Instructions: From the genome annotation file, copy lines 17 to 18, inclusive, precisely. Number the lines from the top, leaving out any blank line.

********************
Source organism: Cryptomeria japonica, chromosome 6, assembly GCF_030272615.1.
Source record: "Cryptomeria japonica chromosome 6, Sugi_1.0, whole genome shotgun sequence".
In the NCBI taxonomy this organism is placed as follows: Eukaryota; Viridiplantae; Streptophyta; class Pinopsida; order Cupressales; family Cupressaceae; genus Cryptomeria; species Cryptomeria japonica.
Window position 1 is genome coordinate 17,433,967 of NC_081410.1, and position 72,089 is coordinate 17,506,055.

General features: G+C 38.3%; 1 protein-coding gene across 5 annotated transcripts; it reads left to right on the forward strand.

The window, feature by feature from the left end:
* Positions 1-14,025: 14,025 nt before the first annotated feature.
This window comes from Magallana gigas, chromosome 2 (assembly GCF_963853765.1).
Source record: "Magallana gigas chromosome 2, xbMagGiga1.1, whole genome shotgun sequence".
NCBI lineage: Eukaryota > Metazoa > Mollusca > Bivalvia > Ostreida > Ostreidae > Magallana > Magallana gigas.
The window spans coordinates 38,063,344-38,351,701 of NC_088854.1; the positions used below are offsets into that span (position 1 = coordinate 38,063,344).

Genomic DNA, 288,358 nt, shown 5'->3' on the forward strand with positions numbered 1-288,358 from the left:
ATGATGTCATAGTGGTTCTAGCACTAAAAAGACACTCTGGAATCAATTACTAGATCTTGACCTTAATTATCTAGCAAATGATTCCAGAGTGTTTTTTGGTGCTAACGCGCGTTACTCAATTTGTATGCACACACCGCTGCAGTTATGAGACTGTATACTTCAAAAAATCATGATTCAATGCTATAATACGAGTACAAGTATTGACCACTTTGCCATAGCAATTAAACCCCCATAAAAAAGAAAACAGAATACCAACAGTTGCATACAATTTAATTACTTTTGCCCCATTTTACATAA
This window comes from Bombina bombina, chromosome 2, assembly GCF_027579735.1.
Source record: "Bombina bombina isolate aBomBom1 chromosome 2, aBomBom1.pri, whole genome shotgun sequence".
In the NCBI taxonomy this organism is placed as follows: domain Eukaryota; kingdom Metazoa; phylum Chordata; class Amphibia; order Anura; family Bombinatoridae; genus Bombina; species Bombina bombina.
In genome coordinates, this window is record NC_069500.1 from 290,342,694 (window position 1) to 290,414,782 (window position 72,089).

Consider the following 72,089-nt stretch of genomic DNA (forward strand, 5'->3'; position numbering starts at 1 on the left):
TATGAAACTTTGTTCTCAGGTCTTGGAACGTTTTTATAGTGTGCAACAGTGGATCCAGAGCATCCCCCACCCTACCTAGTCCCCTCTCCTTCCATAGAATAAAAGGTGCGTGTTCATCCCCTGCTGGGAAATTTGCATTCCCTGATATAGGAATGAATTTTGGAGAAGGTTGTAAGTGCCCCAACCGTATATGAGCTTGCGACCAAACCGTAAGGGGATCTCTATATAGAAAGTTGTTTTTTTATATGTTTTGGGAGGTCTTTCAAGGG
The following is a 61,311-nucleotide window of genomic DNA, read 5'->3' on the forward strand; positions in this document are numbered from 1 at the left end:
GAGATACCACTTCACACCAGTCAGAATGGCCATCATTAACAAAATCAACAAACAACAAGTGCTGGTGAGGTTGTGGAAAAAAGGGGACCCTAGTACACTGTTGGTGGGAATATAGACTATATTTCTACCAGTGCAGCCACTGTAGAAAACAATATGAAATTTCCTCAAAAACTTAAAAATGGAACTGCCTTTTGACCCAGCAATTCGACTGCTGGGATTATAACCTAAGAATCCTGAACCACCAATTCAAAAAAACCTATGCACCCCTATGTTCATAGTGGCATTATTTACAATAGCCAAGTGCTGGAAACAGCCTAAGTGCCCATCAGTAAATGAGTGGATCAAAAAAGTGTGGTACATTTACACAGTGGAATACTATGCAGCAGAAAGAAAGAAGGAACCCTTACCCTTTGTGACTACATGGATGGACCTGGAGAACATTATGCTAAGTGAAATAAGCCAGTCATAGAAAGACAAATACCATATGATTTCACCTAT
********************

In genome coordinates, this window is record NC_069500.1 from 290,342,694 (window position 1) to 290,414,782 (window position 72,089).

Consider the following 72,089-nt stretch of genomic DNA (forward strand, 5'->3'; position numbering starts at 1 on the left):